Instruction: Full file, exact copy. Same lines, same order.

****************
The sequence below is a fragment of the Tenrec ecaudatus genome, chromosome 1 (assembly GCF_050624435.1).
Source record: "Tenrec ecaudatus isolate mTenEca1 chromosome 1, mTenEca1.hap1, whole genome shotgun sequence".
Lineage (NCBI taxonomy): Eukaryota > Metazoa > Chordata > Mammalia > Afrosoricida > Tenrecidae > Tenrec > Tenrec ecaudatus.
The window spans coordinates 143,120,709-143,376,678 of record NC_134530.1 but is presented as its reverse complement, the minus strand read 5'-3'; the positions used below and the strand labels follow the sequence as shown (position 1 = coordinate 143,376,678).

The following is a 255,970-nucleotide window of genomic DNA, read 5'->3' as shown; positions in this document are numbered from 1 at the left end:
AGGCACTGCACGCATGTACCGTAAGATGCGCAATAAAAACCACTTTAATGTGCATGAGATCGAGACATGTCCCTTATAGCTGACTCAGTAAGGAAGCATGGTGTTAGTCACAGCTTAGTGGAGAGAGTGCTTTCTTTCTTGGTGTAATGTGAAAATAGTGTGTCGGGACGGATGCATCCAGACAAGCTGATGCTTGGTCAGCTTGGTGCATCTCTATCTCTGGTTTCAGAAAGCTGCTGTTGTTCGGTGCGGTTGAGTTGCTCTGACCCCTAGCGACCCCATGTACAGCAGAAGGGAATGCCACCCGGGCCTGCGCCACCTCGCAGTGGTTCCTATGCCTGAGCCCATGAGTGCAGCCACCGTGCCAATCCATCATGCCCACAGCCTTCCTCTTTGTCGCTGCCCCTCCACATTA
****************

The sequence below is a fragment of the Tenrec ecaudatus genome, chromosome 1 (assembly GCF_050624435.1).
Source record: "Tenrec ecaudatus isolate mTenEca1 chromosome 1, mTenEca1.hap1, whole genome shotgun sequence".
Lineage (NCBI taxonomy): Eukaryota > Metazoa > Chordata > Mammalia > Afrosoricida > Tenrecidae > Tenrec > Tenrec ecaudatus.
The window spans coordinates 143,120,709-143,376,678 of record NC_134530.1 but is presented as its reverse complement, the minus strand read 5'-3'; the positions used below and the strand labels follow the sequence as shown (position 1 = coordinate 143,376,678).

The following is a 255,970-nucleotide window of genomic DNA, read 5'->3' as shown; positions in this document are numbered from 1 at the left end:
AGGCACTGCACGCATGTACCGTAAGATGCGCAATAAAAACCACTTTAATGTGCATGAGATCGAGACATGTCCCTTATAGCTGACTCAGTAAGGAAGCATGGTGTTAGTCACAGCTTAGTGGAGAGAGTGCTTTCTTTCTTGGTGTAATGTGAAAATAGTGTGTCGGGACGGATGCATCCAGACAAGCTGATGCTTGGTCAGCTTGGTGCATCTCTATCTCTGGTTTCAGAAAGCTGCTGTTGTTCGGTGCGGTTGAGTTGCTCTGACCCCTAGCGACCCCATGTACAGCAGAAGGGAATGCCACCCGGGCCTGCGCCACCTCGCAGTGGTTCCTATGCCTGAGCCCATGAGTGCAGCCACCGTGCCAATCCATCATGCCCACAGCCTTCCTCTTTGTCGCTGCCCCTCCACATTA